Before weaving her magic, Mary discusses ideas with ilg designers Lucy Enfield and Sophie Worthington to create the colour, mood and general feel of the display. Of the clothes themselves, Mary says “There is a strong feeling of nostalgia, romance and narrative in the clothes but they are unique in that they are also quite cool and fashionable without being really predictable so it is always great fun getting all the props and materials together”.
Mary’s sleep cum work space is filled with ribbons, buttons, fabric, lace, leather and any other useful curiosities, bequeathed to her by her mother and grandmother ( both having worked in the family textile/shoemaking business in the 50’s). Mary then sources any additional materials required from Barnett Lawson Trimmings in London’s West End, to complete her magnificent works of art.

ilovegorgeous  arrived on London’s fashionable Ledbruy Rd, Notting Hill in 2008, offering unique, timeless garments to suit both mini and tweenie fashionistas alike. By teaming vintage textiles with a classic design and a touch of a contemporary twist, ilg has marked a firm presence in London’s fashion scene. The boutique now has a healthy following of West London Yummy Mummies, including the likes of Kate Moss, Stella McCartney, Claudia Schiffer, Elle Macpherson, Sam Taylor – Wood, Thandie Newton....and MTFS!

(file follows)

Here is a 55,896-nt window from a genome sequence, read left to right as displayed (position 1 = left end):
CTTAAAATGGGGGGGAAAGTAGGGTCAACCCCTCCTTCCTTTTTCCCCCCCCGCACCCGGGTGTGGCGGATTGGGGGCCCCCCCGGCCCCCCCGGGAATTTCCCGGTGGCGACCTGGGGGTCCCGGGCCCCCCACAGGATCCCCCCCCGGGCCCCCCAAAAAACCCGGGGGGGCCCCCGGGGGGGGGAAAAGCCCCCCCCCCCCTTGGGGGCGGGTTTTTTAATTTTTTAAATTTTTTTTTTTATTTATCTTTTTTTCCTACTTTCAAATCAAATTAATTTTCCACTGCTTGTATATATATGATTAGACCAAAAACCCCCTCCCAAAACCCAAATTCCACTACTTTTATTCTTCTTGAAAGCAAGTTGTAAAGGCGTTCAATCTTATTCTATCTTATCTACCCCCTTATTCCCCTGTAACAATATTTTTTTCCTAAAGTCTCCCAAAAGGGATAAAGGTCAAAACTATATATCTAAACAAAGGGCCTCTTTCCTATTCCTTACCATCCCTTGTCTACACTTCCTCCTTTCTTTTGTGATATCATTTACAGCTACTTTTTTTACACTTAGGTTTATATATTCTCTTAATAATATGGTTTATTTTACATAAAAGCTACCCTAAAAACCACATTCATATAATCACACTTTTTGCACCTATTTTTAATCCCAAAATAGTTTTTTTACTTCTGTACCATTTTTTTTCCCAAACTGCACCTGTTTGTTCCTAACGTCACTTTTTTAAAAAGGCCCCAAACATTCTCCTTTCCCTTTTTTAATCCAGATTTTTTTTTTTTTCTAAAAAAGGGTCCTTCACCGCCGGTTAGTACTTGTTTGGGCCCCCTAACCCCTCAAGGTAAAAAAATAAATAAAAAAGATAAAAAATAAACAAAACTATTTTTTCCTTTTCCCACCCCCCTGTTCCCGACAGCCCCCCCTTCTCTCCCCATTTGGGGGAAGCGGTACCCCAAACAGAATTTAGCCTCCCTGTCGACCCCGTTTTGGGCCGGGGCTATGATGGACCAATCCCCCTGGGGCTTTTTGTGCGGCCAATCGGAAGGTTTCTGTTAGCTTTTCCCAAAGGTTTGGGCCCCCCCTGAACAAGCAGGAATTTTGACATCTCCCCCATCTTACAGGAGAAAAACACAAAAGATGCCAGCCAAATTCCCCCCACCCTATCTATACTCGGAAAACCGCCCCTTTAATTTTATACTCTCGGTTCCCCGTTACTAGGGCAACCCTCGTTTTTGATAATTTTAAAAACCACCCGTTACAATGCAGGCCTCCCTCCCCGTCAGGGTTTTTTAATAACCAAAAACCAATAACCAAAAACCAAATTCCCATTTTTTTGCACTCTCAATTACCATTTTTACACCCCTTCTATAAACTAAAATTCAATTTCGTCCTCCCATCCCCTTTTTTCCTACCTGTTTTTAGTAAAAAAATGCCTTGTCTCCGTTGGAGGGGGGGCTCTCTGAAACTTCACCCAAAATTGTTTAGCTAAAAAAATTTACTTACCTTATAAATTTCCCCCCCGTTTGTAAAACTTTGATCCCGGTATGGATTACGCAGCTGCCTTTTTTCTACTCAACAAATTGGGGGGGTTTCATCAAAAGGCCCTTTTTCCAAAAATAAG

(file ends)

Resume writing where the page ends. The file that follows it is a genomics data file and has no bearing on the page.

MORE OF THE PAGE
52Ledbury Rd
0207 229 5855

Mary Mathieson

Friday, 30 April 2010

The girl with the crocheted shawl

Impressed with the vast number of knee- high style-setters scaling the streets of London each day, MTFS thought it would be a serious sartorial crime not to share some of these three foot clothes ponies in a weekly column...

Starting this week with five year old Alex, who's eclectic,whimsical style is very befitting of a West London girl about town.
Alex says her mother lets her dress herself each morning and that she even has a special draw just low enough for her to scour for her favourite pieces.